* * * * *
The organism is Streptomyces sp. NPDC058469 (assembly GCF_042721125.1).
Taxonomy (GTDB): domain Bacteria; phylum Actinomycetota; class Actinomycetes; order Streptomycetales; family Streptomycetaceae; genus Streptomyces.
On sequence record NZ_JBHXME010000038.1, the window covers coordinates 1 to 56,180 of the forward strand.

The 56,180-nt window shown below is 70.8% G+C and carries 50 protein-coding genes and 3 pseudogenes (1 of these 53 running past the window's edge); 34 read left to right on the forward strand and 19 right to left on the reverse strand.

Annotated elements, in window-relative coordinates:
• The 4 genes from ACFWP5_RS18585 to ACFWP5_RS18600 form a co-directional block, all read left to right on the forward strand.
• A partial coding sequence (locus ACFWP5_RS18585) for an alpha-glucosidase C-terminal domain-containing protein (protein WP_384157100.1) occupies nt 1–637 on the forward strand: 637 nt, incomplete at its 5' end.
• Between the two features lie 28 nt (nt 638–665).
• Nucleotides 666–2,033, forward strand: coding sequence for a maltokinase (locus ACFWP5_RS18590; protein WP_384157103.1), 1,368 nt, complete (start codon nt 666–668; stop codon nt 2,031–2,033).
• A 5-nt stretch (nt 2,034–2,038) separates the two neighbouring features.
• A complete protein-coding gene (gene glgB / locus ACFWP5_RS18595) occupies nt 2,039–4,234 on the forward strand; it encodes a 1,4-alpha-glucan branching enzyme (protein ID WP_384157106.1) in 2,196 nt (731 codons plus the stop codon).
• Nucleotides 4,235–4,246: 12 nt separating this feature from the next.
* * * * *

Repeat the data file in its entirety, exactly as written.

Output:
The organism is Streptomyces sp. NPDC058469 (assembly GCF_042721125.1).
Taxonomy (GTDB): domain Bacteria; phylum Actinomycetota; class Actinomycetes; order Streptomycetales; family Streptomycetaceae; genus Streptomyces.
On sequence record NZ_JBHXME010000038.1, the window covers coordinates 1 to 56,180 of the forward strand.

The 56,180-nt window shown below is 70.8% G+C and carries 50 protein-coding genes and 3 pseudogenes (1 of these 53 running past the window's edge); 34 read left to right on the forward strand and 19 right to left on the reverse strand.

Annotated elements, in window-relative coordinates:
• The 4 genes from ACFWP5_RS18585 to ACFWP5_RS18600 form a co-directional block, all read left to right on the forward strand.
• A partial coding sequence (locus ACFWP5_RS18585) for an alpha-glucosidase C-terminal domain-containing protein (protein WP_384157100.1) occupies nt 1–637 on the forward strand: 637 nt, incomplete at its 5' end.
• Between the two features lie 28 nt (nt 638–665).
• Nucleotides 666–2,033, forward strand: coding sequence for a maltokinase (locus ACFWP5_RS18590; protein WP_384157103.1), 1,368 nt, complete (start codon nt 666–668; stop codon nt 2,031–2,033).
• A 5-nt stretch (nt 2,034–2,038) separates the two neighbouring features.
• A complete protein-coding gene (gene glgB / locus ACFWP5_RS18595) occupies nt 2,039–4,234 on the forward strand; it encodes a 1,4-alpha-glucan branching enzyme (protein ID WP_384157106.1) in 2,196 nt (731 codons plus the stop codon).
• Nucleotides 4,235–4,246: 12 nt separating this feature from the next.